Brewser’s veterinarian believed the changes stemmed from his breed, age, and a learned behavior from day care.
Jones removed Brewser from day care and began a painstaking process of rehabilitation by slowly building his tolerance for other dogs. She tried clicker training, but he wouldn’t eat treats, so she found other ways to reward him. Brewser’s behavior improved, and he even enjoyed the new puppy Jones got in 2009, but his appetite waned and he began to lose weight. A year later, Brewser lost interest in obedience training. His energy was low, he didn’t learn new things as quickly as he used to, and his stamina disappeared. But whenever Jones asked their veterinarian about Brewser’s thyroid, she was told that his coat was too nice for him to have thyroid issues.
In July 2011 Brewser developed a corneal ulcer. Jones took him to an ophthalmologist at Tufts University in Massachusetts. “It was a routine injury,” she says, “but I was stunned that in the few weeks since his last vet visit he had gained four pounds despite continuing to turn his nose up at food.” A week after Brewser healed, he developed a corneal ulcer in the other eye and more weight gain. “I asked the ophthalmologist if this could be the result of a disease and he said his eye looked healthy. I asked about thyroid and was once again told that his coat was too nice.”
Two weeks later Jones took Brewser to a holistic veterinarian, and his life turned around. “She said she didn’t care what his coat looked like,” says Jones. “Eye changes and appetite changes can absolutely be related to the thyroid. She drew some blood and he tested low, so low that Dr. Dodds, whom we consulted, started her comments with the word ‘Wow!’”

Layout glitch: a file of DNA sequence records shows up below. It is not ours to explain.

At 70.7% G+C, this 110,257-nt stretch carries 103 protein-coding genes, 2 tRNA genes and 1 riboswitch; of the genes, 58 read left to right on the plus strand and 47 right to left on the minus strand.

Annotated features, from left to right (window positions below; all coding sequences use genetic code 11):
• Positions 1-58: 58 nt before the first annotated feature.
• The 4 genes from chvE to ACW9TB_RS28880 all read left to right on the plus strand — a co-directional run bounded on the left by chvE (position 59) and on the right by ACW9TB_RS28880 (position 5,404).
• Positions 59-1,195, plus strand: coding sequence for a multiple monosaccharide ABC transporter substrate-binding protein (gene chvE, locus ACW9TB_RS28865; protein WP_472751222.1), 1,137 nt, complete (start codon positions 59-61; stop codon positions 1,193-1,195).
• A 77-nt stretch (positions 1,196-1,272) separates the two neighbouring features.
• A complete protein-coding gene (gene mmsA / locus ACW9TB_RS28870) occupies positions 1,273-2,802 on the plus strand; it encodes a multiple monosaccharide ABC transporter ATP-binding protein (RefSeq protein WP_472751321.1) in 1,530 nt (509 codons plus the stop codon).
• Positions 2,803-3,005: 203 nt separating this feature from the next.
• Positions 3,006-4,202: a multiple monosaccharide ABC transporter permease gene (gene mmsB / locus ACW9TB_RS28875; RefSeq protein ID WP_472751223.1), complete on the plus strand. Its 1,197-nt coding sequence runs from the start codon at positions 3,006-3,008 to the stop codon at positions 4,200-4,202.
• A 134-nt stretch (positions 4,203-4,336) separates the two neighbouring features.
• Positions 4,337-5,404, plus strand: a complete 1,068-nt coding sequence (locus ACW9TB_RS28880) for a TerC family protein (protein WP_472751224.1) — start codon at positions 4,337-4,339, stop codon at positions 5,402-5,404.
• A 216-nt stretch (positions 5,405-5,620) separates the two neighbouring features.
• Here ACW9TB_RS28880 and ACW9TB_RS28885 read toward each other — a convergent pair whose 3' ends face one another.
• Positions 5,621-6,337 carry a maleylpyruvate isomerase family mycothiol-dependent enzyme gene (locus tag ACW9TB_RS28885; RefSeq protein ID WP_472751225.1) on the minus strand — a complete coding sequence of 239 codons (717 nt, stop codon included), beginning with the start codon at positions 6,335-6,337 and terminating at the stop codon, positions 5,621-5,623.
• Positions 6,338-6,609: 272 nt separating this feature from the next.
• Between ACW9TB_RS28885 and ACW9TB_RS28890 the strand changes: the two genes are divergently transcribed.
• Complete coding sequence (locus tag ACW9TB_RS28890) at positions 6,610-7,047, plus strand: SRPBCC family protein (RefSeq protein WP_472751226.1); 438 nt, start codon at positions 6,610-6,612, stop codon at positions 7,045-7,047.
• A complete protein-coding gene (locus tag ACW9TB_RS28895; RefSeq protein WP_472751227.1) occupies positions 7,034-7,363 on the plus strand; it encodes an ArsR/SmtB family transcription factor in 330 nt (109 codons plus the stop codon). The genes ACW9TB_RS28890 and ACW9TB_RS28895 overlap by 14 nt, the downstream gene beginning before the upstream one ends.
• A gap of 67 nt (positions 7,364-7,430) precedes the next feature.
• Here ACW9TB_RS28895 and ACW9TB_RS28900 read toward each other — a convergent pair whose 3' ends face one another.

Brewser began taking Soloxine. Within 10 days, his leash aggression waned, his appetite returned, and he lost weight. In hindsight, Jones describes his symptoms as similar to depression. He had decreased mental alertness, difficulty concentrating, less playful behavior, was easily fatigued, suffered from sore joints, lost interest in activities he previously enjoyed, became overly sensitive to stress, displayed erratic behavior and moodiness, was fearful and anxious, lost his appetite, and experienced weight changes. In 18 months his weight went from 83 to 74 to 91 pounds.
“He is maintaining a healthy weight of 82 pounds,” says Jones, “and I no longer have to bait his food with special treats or hand-feed him. He takes treats in training and enjoys working again. He does not want to complete, most likely because I get nervous and he is sensitive to me, but we train for fun. At seven years of age, he is more like the boy I knew from birth to age three.”
-Reese: What Does Cancer Have to do With It?
Reese, an 8-year-old Dachshund living with Angel Seibert in Virginia Beach, Virginia, was diagnosed with throat cancer in 2009 when she was five years old.
Reese’s veterinarian removed the tumor but left “dirty margins” in the throat area, so Reese was treated with radiation at North Carolina State Veterinary Hospital, a procedure that destroyed her thyroid gland. “No one mentioned it to me at the time,” says Seibert. “I was just happy that the cancer was gone. She gained a lot of weight and never acted as though she felt very good. I just thought she was getting old and that the radiation treatment took a toll on her.”
Reese eventually grew seriously ill. “When the vet ran tests,” says Seibert, “everything came back crazy. Her liver levels were very elevated and her pancreas was abnormal. My vet was stumped but asked if anyone had mentioned that her thyroid might be damaged by the radiation. They hadn’t, but we immediately put her on thyroid medication, and what a difference! We didn’t realize how sick she was until she started the medication. She began to play all the time and chased critters in the back yard like she had a new lease on life. She lost six pounds over the next few months and is now a happy, healthy dog.”
-Donnagan: From Friendly to Fear-Aggressive